I.e. the goddess who carries out the objects of justice, or watches that justice is done to men. When Menelaus arrived in Laconia, on his return from Troy, he set up a statue of Praxidice near Gytheium, not far from the spot where Paris, in carrying off Helen, had founded a sanctuary of Aphrodite Migonitis.1

Near Haliartus, in Boeotia, we meet with the worship of Praxidicae (Ππραξιδίκαι), in the plural,2 who were called daughters of Ogyges, and their names are Alalcomenia, Thelxinoea, and Aulis.3 Their images consisted merely of heads, and their sacrifices only of the heads of animals.

With the Orphic poets Praxidice seems to be a surname of Persephone.4



  1. Pausanias. Description of Greece iii, 22.2.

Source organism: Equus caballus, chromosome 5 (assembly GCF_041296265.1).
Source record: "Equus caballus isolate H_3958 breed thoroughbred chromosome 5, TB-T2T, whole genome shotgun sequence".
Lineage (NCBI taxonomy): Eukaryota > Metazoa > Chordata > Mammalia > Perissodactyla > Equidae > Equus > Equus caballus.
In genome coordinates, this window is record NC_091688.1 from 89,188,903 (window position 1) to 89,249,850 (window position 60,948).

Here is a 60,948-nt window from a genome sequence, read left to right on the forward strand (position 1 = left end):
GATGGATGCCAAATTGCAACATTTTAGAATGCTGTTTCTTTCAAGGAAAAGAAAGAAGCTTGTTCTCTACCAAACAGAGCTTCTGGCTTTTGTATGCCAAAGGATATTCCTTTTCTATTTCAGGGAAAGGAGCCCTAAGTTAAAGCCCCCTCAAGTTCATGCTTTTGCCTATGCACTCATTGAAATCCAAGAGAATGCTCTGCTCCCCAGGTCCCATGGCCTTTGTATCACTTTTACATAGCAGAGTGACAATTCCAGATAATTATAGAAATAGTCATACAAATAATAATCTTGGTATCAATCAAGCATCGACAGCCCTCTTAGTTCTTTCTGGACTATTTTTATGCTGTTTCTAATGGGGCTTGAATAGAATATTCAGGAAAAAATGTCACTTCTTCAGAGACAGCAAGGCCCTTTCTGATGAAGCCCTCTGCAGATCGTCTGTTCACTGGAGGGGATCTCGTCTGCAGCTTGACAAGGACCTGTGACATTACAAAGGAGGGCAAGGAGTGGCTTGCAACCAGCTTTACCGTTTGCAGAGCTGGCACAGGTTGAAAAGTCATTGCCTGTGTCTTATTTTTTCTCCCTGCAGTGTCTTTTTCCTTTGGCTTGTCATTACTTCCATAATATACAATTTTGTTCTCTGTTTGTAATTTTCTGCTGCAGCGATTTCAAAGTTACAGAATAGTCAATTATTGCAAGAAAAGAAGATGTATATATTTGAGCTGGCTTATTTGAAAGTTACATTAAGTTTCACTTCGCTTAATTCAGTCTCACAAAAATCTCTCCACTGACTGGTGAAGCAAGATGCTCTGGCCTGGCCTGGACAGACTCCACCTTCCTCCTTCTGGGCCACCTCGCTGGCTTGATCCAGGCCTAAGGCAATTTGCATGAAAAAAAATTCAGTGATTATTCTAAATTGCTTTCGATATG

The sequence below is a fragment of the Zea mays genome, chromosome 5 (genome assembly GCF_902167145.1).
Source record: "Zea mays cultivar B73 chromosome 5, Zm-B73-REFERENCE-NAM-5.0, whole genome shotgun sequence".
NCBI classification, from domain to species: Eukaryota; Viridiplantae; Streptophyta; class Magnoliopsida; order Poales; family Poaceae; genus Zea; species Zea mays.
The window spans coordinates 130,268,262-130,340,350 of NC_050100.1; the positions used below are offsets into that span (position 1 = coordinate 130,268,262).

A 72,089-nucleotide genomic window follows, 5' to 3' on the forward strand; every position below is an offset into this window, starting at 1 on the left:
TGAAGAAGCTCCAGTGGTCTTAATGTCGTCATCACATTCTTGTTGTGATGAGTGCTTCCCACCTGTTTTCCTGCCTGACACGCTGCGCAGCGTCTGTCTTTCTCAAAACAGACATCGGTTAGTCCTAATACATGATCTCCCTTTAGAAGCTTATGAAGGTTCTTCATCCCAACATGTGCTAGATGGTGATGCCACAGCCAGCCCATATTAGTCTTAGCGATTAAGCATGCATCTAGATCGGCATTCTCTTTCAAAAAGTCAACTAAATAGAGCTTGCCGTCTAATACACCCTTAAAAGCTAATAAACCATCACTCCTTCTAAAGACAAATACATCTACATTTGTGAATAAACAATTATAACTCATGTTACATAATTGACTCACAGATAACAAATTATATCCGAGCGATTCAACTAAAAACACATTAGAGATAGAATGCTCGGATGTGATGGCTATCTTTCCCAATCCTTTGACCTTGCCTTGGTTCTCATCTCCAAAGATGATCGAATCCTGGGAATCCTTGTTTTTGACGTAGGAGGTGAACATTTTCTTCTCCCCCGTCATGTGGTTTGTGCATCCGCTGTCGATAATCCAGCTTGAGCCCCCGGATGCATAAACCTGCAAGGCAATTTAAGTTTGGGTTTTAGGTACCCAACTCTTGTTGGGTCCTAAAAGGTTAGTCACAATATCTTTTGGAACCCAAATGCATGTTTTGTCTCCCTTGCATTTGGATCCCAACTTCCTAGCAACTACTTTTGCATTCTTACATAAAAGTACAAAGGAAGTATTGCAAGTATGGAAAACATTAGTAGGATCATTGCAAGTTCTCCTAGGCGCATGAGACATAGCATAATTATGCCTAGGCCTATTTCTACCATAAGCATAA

2. ibid. ix, 33.2.
  3. ibid. ix, 33.4; Suidas, s.v.; Stephanus of Byzantium, s.v. Τρεμίλη.
  4. Orphic. Argonautica, 31; Hymns, 28.5; comp. Müller. Orchomenos und die Minyer, p. 122 (2nd ed.).


  • Smith, William. (1870). Dictionary of Greek and Roman Biography and Mythology. London: Taylor, Walton, and Maberly.

This article incorporates text from Dictionary of Greek and Roman Biography and Mythology (1870) by William Smith, which is in the public domain.